Chinese investments in Africa could benefit everyone if international rules are respected> US Department of Defense> Defense Department News

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Recently, in a closed-door discussion facilitated by the African Center for Strategic Studies in Washington, DC, U.S. defense officials joined African, European and American academics to discuss China’s involvement. in the second largest continent in the world. One of the takeaways was that China’s investment and participation there can be beneficial and welcome, as long as China meets established global standards.

“China is expected to be in Africa for a long time – and that’s okay,” said Chad L. Sbragia, Assistant US Under Secretary of Defense for China. But, Sbragia explained, American and African partners want China to behave fairly.

“The expectations are that when the United States or China engages in Africa, it is done in accordance with the practices that we all have, including African nations, dear ones,” Sbragia said. “It is with transparency and an understanding of compliance with international standards.”

Transparency, Sbragia said, means being open and honest about how and why activities are carried out and also fully publicizing what is being done.

“There are a lot of issues that revolve around the debt, the loan transfers, the investments that are made, the money that is paid,” he said. “All of this should be done in the most informed way possible.”

This straightforward approach, Sbragia said, is something the United States brings to the table when it negotiates with its partners, both in Africa and elsewhere.

“It’s part of what I think our biggest contribution comes from the United States, is to showcase and help highlight the best practices of the international system,” Sbragia said. “We help filter foreign investments, ensure that all of them are of high quality, that they support long-term development in favor of the interests of Africans and do not undermine the sovereignty of these nations or the world system. that we are all stakeholders in. “

Ronald W. Meyers, Acting Deputy Assistant Secretary of Defense for African Affairs, added that African nations face a range of challenges, so it should come as no surprise that they are looking to diversify their partnerships. “In terms of security, they want partnerships to address local concerns about the insecurity of violent extremist organizations (VEO) and foreign intrusion into sovereign spaces, such as the maritime space, among other priorities,” Meyers said. “These are areas where we share common concerns, already work closely together and have a vested interest in international rules being followed.” The cooperation efforts of the Ministry in matters of security are one way of promoting mutual interests.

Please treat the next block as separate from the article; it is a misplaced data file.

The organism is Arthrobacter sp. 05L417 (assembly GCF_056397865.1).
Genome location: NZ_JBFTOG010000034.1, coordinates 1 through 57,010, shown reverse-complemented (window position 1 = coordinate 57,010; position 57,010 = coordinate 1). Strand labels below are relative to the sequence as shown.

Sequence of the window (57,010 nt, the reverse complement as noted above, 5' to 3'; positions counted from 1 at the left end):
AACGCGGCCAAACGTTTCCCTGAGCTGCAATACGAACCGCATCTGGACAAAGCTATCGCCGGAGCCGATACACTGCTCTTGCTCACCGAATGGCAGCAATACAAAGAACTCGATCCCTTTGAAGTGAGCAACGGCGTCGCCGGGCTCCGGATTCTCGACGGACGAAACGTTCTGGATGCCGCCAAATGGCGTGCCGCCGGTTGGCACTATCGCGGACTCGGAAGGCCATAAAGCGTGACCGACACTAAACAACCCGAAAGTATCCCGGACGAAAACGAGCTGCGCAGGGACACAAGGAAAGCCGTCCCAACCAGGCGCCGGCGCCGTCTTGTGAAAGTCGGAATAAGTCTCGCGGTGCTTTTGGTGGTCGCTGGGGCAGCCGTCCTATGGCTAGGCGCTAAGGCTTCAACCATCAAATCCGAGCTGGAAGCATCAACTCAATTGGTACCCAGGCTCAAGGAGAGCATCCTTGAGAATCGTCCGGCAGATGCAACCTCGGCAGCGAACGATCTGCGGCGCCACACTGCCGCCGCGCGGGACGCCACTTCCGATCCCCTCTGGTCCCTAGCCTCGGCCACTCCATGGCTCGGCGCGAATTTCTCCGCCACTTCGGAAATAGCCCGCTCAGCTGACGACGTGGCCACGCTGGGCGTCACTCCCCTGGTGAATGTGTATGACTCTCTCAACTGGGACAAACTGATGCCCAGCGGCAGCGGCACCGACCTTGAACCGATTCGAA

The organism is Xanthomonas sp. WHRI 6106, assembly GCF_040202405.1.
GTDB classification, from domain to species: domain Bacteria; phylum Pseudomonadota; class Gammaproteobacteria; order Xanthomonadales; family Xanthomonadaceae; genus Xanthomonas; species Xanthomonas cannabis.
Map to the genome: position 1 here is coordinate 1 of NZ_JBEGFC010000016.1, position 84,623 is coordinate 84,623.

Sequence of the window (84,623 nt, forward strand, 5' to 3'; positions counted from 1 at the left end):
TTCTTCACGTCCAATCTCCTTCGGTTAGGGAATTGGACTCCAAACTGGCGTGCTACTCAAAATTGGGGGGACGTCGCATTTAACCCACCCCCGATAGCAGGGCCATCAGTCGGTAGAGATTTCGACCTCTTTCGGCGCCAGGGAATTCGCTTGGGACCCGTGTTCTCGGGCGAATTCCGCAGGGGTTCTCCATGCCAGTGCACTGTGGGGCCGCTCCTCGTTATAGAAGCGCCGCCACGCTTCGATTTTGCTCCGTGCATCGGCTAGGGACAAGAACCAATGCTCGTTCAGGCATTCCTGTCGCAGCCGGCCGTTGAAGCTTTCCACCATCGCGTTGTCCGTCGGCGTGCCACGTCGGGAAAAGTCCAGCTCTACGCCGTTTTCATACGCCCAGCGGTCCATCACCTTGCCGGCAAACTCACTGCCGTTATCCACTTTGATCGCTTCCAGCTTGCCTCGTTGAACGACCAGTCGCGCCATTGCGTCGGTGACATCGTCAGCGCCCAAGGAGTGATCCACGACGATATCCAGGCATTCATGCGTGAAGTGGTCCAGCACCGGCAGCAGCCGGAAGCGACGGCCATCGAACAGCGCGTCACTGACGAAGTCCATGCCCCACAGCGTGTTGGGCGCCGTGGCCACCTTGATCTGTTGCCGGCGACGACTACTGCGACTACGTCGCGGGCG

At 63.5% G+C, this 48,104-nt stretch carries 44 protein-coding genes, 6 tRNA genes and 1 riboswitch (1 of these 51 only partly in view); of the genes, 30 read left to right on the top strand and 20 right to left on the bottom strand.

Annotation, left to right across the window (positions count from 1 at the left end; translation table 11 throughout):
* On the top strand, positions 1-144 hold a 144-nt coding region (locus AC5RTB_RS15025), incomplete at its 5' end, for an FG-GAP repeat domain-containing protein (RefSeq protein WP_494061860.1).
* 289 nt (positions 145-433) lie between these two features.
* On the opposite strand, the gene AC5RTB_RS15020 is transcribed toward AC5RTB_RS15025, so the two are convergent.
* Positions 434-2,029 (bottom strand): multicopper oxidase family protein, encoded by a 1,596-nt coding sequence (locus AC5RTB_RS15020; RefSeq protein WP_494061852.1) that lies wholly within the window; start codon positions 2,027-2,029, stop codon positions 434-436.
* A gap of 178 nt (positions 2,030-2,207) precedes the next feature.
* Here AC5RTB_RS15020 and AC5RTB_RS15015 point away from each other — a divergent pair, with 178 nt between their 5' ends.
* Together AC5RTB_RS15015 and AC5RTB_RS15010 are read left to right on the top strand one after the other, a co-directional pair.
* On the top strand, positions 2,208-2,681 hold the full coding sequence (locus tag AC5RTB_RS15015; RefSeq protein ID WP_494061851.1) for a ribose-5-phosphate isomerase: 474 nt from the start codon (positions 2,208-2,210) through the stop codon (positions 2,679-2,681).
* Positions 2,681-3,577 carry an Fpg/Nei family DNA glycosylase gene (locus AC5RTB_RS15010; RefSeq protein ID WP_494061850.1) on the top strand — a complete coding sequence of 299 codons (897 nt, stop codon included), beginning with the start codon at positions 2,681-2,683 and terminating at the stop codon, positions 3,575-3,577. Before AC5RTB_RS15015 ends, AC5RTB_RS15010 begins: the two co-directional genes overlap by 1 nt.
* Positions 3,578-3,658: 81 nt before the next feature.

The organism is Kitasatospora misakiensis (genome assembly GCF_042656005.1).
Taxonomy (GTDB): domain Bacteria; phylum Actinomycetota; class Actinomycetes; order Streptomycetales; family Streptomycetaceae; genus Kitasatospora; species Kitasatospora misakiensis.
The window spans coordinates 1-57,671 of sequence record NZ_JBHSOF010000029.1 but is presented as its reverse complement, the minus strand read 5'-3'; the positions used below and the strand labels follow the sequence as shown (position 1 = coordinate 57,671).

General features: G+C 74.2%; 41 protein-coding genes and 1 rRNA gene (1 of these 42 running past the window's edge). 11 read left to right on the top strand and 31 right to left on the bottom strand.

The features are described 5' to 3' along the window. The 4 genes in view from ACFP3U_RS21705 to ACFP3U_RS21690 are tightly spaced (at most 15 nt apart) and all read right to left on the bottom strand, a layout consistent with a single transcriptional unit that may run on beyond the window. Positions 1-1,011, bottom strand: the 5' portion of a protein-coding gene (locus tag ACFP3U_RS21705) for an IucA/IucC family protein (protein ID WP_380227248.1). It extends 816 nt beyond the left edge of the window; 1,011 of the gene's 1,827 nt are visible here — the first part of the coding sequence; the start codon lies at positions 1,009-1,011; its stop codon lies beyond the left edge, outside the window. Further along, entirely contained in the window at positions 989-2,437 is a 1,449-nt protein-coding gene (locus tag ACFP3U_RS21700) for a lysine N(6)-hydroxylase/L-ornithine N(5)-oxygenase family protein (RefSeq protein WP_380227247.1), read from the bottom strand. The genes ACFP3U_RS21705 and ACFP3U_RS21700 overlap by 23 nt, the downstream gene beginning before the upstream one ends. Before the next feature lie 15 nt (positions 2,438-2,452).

“The United States Africa Command is overseeing many of these efforts for the Department under the valuable leadership of General Stephen Townsend and his team,” Meyers noted. The United States provides its partners in Africa with quality training and equipment, with an emphasis on support that increases the accountability and resilience of African defense institutions. US aid contributes to long-term stability – as our training is often multi-year and requires constant US investment – a reflection of the US’s enduring commitment to our partners, Meyers explained.

Meyers said the United States has mutually beneficial partnerships on the continent today, and in some cases those relationships go back over 60 years. “African nations are exporters of global security,” he said. “They are the biggest contributor to peacekeeping missions around the world. They try to do things their own way. And they hire their own staff to defend our common interests.”

African nations play an important role in international politics and in the world economy. With a booming youth population, rapidly expanding markets, and occupying the largest voting bloc in the United Nations, many experts predict that African voices will only amplify in the future – and the United States. are ready to listen. Meyers said: “We want to work more with African countries on issues related to global security. We want to know how we can better work together to see stability together, not just in Africa. We have a lot to learn from each other.

With 54 countries on the African continent, there are opportunities to strengthen and expand U.S. security partnerships there, said Acting Under Secretary of Defense for Policy James H. Anderson, who is also the boss of Sbragia and Meyers.

“As China makes potentially useful contributions to peacekeeping and the fight against piracy, it is important that we take a close look to understand which contributions really advance African interests and which mask nefarious intentions,” he said. Anderson said.

“China has expanded its global military presence as a means of protecting investment and exerting economic leverage on host countries. China is particularly seeking to build overseas logistics and basic infrastructure beyond the base of the People’s Liberation Army (APL) that it established in Djibouti in 2017, ”said Anderson.

Meyers and Sbragia say the African partners have said they don’t want to have to choose between the United States and China – but they’ve already made a choice about which world they want to be a part of.

“You hear that from some countries, not just Africa, meaning don’t make us choose between China or the United States,” Sbragia said. “But when they talk about the choices they’ve already made, it’s clear that they support the same type of system that the United States advocates – a system built on good governance. We all have a stake in the system like this. that it is, not in the one that the Chinese are trying to impose on us. “

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